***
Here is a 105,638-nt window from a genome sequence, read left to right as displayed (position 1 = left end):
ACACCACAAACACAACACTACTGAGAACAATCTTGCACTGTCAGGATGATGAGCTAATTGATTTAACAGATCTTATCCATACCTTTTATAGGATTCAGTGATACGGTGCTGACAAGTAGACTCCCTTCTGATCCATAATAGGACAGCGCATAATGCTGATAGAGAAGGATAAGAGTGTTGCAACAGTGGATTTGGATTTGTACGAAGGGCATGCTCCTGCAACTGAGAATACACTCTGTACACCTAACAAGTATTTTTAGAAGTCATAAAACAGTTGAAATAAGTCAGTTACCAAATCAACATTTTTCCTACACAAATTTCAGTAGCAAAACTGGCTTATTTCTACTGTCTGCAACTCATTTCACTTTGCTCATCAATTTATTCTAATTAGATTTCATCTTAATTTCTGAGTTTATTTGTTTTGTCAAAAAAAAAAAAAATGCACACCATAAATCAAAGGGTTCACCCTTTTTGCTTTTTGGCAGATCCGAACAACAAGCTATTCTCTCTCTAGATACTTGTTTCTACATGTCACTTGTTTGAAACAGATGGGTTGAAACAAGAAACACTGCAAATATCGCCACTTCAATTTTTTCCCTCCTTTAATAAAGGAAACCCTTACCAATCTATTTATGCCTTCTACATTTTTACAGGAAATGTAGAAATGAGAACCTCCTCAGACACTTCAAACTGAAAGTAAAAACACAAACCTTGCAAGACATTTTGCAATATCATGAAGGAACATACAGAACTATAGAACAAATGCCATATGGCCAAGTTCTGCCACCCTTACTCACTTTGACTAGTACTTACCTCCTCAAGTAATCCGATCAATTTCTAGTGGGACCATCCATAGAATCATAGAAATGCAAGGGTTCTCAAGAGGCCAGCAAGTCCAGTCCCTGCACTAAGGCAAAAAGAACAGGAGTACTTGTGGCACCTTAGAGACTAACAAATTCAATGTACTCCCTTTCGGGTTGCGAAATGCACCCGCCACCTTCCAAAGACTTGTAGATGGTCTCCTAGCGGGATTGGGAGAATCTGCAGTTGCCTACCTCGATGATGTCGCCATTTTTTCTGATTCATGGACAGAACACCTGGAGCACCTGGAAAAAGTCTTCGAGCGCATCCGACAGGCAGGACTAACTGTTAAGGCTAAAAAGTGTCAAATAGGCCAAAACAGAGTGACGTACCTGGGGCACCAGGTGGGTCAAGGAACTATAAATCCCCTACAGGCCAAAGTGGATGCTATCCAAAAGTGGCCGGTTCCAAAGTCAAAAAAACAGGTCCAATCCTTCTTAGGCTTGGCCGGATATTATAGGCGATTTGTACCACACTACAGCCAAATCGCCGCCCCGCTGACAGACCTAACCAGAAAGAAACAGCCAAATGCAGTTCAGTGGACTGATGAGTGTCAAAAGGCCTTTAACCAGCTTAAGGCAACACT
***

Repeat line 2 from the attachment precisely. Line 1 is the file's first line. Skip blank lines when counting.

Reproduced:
ACACCACAAACACAACACTACTGAGAACAATCTTGCACTGTCAGGATGATGAGCTAATTGATTTAACAGATCTTATCCATACCTTTTATAGGATTCAGTGATACGGTGCTGACAAGTAGACTCCCTTCTGATCCATAATAGGACAGCGCATAATGCTGATAGAGAAGGATAAGAGTGTTGCAACAGTGGATTTGGATTTGTACGAAGGGCATGCTCCTGCAACTGAGAATACACTCTGTACACCTAACAAGTATTTTTAGAAGTCATAAAACAGTTGAAATAAGTCAGTTACCAAATCAACATTTTTCCTACACAAATTTCAGTAGCAAAACTGGCTTATTTCTACTGTCTGCAACTCATTTCACTTTGCTCATCAATTTATTCTAATTAGATTTCATCTTAATTTCTGAGTTTATTTGTTTTGTCAAAAAAAAAAAAAATGCACACCATAAATCAAAGGGTTCACCCTTTTTGCTTTTTGGCAGATCCGAACAACAAGCTATTCTCTCTCTAGATACTTGTTTCTACATGTCACTTGTTTGAAACAGATGGGTTGAAACAAGAAACACTGCAAATATCGCCACTTCAATTTTTTCCCTCCTTTAATAAAGGAAACCCTTACCAATCTATTTATGCCTTCTACATTTTTACAGGAAATGTAGAAATGAGAACCTCCTCAGACACTTCAAACTGAAAGTAAAAACACAAACCTTGCAAGACATTTTGCAATATCATGAAGGAACATACAGAACTATAGAACAAATGCCATATGGCCAAGTTCTGCCACCCTTACTCACTTTGACTAGTACTTACCTCCTCAAGTAATCCGATCAATTTCTAGTGGGACCATCCATAGAATCATAGAAATGCAAGGGTTCTCAAGAGGCCAGCAAGTCCAGTCCCTGCACTAAGGCAAAAAGAACAGGAGTACTTGTGGCACCTTAGAGACTAACAAATTCAATGTACTCCCTTTCGGGTTGCGAAATGCACCCGCCACCTTCCAAAGACTTGTAGATGGTCTCCTAGCGGGATTGGGAGAATCTGCAGTTGCCTACCTCGATGATGTCGCCATTTTTTCTGATTCATGGACAGAACACCTGGAGCACCTGGAAAAAGTCTTCGAGCGCATCCGACAGGCAGGACTAACTGTTAAGGCTAAAAAGTGTCAAATAGGCCAAAACAGAGTGACGTACCTGGGGCACCAGGTGGGTCAAGGAACTATAAATCCCCTACAGGCCAAAGTGGATGCTATCCAAAAGTGGCCGGTTCCAAAGTCAAAAAAACAGGTCCAATCCTTCTTAGGCTTGGCCGGATATTATAGGCGATTTGTACCACACTACAGCCAAATCGCCGCCCCGCTGACAGACCTAACCAGAAAGAAACAGCCAAATGCAGTTCAGTGGACTGATGAGTGTCAAAAGGCCTTTAACCAGCTTAAGGCAACACT